Chemical and Forensic Analysis of JFK Assassination Bullet Lots: Is a Second Shooter Possible?

Annals of Applied Statistics, Vol. 1 No. 2 (2007), 287-301, DOI:10.1214/07-AOAS119

15 Pages Posted: 9 Dec 2012

See all articles by Cliff Spiegelman

Cliff Spiegelman

Texas A&M University

William A. Tobin

Forensic Engineering International

William D. James

Independent

Simon J. Sheather

Texas A&M University

Stuart Wexler

Highstown High School

D. Roundhill

Chem Consulting

Date Written: May 1, 2007

Abstract

The assassination of President John Fitzgerald Kennedy (JFK) traumatized the nation. In this paper we show that evidence used to rule out a second assassin is fundamentally flawed. This paper discusses new compositional analyses of bullets reportedly to have been derived from the same batch as those used in the assassination. The new analyses show that the bullet fragments involved in the assassination are not nearly as rare as previously reported. In particular, the new test results are compared to key bullet composition testimony presented before the House Select Committee on Assassinations (HSCA). Matches of bullets within the same box of bullets are shown to be much more likely than indicated in the House Select Committee on Assassinations’ testimony. Additionally, we show that one of the ten test bullets is considered a match to one or more assassination fragments. Finally, this finding means that the bullet fragments from the assassination that match could have come from three or more separate bullets. Finally, this paper presents a case for reanalyzing the assassination bullet fragments and conducting the necessary supporting scientific studies. These analyses would shed light on whether the five bullet fragments constitute three or more separate bullets. If the assassination fragments are derived from three or more separate bullets, then a second assassin is likely, as the additional bullet would not be attributable to the main suspect, Mr. Oswald, under widely accepted shooting scenarios [see Posner (1993) "Case Closed", Bantam, New York].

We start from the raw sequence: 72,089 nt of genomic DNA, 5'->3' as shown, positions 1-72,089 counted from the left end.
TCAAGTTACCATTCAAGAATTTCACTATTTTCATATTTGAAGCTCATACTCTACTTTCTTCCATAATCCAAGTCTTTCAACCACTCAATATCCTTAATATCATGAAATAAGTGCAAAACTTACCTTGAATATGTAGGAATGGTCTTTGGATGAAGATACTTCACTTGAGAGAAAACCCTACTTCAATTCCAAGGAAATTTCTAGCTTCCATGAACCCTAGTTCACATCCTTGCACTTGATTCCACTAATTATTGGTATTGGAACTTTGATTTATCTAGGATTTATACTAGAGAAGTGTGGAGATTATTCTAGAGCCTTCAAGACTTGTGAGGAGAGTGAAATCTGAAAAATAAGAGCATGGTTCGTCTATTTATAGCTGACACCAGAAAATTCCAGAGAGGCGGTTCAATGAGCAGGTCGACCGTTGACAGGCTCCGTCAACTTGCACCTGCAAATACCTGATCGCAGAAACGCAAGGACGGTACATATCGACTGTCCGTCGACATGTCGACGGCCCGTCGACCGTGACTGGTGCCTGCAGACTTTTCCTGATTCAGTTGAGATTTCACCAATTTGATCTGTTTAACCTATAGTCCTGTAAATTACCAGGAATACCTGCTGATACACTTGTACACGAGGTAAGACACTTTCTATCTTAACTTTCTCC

Keywords: forensic, bullet composition, heterogeneity, bullet lead, CBLA

Suggested Citation

Spiegelman, Clifford and Tobin, William A. and James, William D. and Sheather, Simon J. and Wexler, Stuart and Roundhill, D., Chemical and Forensic Analysis of JFK Assassination Bullet Lots: Is a Second Shooter Possible? (May 1, 2007). Annals of Applied Statistics, Vol. 1 No. 2 (2007), 287-301, DOI:10.1214/07-AOAS119. Available at SSRN: https://ssrn.com/abstract=2186544

Clifford Spiegelman

Texas A&M University ( email )

Langford Building A
798 Ross St.
College Station, TX 77843-3137
United States
(979) 705-6437 (Phone)

William A. Tobin (Contact Author)

Forensic Engineering International ( email )

2708 Little Gunstock Rd.
Bumpass, VA 23024-8882
United States
(804) 448-3955 (Phone)

HOME PAGE: http://www.feintl.com

William D. James

Independent ( email )

Simon J. Sheather

Texas A&M University ( email )

Langford Building A
798 Ross St.
College Station, TX 77843-3137
United States

Stuart Wexler

Highstown High School

25 Leshin Lane
Highstown, NJ 08520
United States

D. Roundhill

Chem Consulting

13325 BLACK CANYON DRIVE
Austin, TX 78729
United States

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